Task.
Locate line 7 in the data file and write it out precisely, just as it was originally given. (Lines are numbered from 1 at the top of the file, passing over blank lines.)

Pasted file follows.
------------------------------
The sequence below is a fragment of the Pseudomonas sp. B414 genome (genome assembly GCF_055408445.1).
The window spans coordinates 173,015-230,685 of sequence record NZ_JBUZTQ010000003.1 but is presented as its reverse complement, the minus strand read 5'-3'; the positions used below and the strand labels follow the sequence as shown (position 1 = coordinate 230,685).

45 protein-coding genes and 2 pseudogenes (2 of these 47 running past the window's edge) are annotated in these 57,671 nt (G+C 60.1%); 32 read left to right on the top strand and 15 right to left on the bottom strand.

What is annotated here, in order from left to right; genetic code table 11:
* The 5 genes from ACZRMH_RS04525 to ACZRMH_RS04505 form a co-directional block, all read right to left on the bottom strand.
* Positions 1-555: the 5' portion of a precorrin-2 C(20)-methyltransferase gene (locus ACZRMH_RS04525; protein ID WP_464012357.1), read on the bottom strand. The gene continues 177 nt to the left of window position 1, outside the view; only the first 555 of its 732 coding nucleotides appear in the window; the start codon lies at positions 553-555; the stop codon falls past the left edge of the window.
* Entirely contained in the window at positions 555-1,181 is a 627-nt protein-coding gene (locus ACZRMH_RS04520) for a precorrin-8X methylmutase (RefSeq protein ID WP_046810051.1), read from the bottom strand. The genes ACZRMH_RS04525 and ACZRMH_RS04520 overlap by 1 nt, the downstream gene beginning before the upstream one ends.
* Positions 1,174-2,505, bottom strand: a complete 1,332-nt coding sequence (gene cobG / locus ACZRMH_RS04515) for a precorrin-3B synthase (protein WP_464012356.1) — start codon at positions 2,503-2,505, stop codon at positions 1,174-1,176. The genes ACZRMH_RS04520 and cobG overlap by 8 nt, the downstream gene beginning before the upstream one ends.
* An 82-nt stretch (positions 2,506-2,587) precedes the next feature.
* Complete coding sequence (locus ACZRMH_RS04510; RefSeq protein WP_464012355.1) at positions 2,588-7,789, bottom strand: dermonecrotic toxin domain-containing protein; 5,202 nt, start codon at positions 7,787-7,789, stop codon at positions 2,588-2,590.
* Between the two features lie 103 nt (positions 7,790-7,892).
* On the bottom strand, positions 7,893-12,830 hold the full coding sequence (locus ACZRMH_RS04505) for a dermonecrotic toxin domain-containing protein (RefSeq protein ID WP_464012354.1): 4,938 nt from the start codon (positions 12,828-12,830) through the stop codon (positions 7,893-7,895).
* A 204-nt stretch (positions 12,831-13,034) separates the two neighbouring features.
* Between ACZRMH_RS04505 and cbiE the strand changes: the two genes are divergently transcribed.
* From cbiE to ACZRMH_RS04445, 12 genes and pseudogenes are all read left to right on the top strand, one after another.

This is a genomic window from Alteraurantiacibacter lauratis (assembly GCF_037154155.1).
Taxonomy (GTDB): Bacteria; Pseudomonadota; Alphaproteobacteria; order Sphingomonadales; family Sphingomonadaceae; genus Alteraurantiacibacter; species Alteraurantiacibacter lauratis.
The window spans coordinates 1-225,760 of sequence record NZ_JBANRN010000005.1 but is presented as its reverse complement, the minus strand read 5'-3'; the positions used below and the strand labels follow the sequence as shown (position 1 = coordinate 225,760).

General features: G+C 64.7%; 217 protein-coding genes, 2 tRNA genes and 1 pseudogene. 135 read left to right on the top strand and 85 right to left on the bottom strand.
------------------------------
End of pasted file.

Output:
* Entirely contained in the window at positions 555-1,181 is a 627-nt protein-coding gene (locus ACZRMH_RS04520) for a precorrin-8X methylmutase (RefSeq protein ID WP_046810051.1), read from the bottom strand. The genes ACZRMH_RS04525 and ACZRMH_RS04520 overlap by 1 nt, the downstream gene beginning before the upstream one ends.